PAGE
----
In these conversations, I felt the painful reality that dreaming is dead in Cuba. Years of oppression, propaganda, censorship and poverty has destroyed it and people who cannot hope, who cannot dream are truly the poorest people in the world.
As I watched this radically different world go on around me, I questioned - how does a country, like Cuba, change? Is it even possible? Is there hope?
It’s a tall order, to say the least, but history shows that it can happen. America wasn’t always the place people wanted or desired to live. On the contrary, it was a place where countries sent their criminals, their outcasts and their sickly.
But over the years, something incredible happened. America found its story.
When it all boils down, I believe a story is at the heart of every nation-changing movement. A narrative that people can believe in and put their hope behind. A well-communicated idea that captures the hearts of people and gives them the strength to stand up against opposition until the dream becomes a reality.
Think about it. People want to come to America because they believe it’s the place where, with a lot of elbow grease and a little bit of luck, they too can achieve the American dream. It’s the place where a rail splitter became the president of the United States. The place where a poor Scottish immigrant became a billionaire steel tycoon. The place where a preacher from Georgia led a civil rights movement that changed the world. The place where anyone can be anything. The American dream, built through opposition and trial, is what makes the United States such a beacon of hope in the world.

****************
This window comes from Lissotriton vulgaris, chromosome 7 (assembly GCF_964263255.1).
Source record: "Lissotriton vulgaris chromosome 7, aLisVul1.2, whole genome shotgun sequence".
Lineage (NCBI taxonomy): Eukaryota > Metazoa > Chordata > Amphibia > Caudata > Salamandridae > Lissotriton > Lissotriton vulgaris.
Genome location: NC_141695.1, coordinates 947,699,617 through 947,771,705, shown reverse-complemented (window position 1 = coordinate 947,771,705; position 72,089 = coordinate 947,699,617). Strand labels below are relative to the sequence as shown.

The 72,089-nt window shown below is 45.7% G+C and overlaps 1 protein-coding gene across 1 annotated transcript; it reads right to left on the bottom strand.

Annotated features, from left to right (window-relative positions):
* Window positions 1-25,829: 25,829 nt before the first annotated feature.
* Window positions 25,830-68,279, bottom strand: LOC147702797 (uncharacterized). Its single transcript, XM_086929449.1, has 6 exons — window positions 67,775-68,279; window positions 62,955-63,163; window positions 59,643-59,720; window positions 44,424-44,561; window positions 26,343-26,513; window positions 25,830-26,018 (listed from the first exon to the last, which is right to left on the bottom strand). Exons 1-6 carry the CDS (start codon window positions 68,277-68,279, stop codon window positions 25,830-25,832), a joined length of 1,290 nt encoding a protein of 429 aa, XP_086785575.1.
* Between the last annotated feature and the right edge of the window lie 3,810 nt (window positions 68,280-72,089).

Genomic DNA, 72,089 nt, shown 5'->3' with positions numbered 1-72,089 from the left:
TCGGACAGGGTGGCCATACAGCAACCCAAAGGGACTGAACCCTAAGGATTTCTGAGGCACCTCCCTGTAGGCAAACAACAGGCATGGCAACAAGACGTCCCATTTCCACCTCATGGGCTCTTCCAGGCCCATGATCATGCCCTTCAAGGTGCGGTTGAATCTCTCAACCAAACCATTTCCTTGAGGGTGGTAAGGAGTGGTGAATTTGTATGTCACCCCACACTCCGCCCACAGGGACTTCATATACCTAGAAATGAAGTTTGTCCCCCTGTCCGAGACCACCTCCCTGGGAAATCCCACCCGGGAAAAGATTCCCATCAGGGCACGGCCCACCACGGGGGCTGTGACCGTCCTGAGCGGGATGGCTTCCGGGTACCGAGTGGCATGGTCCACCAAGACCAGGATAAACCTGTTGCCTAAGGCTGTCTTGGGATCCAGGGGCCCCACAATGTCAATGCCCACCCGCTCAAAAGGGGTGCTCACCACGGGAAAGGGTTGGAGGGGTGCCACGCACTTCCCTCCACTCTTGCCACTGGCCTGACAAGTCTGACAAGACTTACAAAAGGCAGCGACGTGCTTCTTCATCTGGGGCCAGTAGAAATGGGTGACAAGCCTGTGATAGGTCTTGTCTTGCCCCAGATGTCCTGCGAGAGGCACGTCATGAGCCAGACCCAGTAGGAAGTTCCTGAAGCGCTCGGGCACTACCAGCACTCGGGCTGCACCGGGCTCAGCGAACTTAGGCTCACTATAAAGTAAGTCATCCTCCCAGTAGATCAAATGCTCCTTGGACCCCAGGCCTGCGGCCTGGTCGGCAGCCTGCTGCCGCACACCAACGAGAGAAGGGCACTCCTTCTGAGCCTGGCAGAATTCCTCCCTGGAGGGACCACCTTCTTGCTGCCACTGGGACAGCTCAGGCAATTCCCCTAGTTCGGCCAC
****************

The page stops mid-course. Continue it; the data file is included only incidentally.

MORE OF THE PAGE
But stories like that don’t just happen. Nations don’t just become leaders in the world because they decide to. If that was the case, things would have changed in Cuba a long time ago.
No, it takes people. People who are willing and able to tell their nation’s story effectively; able to be the face and beating heart of movements that lead to national change. And it takes a compelling story that will change the nation for the better.
Jefferson, Washington, Hamilton, King, all-powerful communicators, laid out the dream, the story that shook the foundations of the country and rebuilt them bigger and better than ever before.
The Cuban people are ready for a change. They’re ready for the next chapter in their nation’s story, but like America in the 1800s, they need a person willing to stand up and tell it. A story that will reignite a nation of dreamers, that will push the economy into the 21st century and make them a leader in the world.
As I returned back to work, I began to realize that, in the same way, we who are in the business of storytelling have an incredible and unique opportunity to change the world around us. We are the people who can help communicators discover their story and start a movement. We, in a sense, have the power to change the world.
It’s an enormous responsibility, but an equally incredible honor.
From the mundane to the nation-changing, my time in Cuba taught me to see the need and incredible potential of a well-crafted, well-communicated idea. It also encouraged and inspired me to tell my client’s stories as well as I can to help them bring change and positive growth to their industry. It may not be the story that changes Cuba, but from education to technology, healthcare to advocacy, there’s no telling where a good story will take you.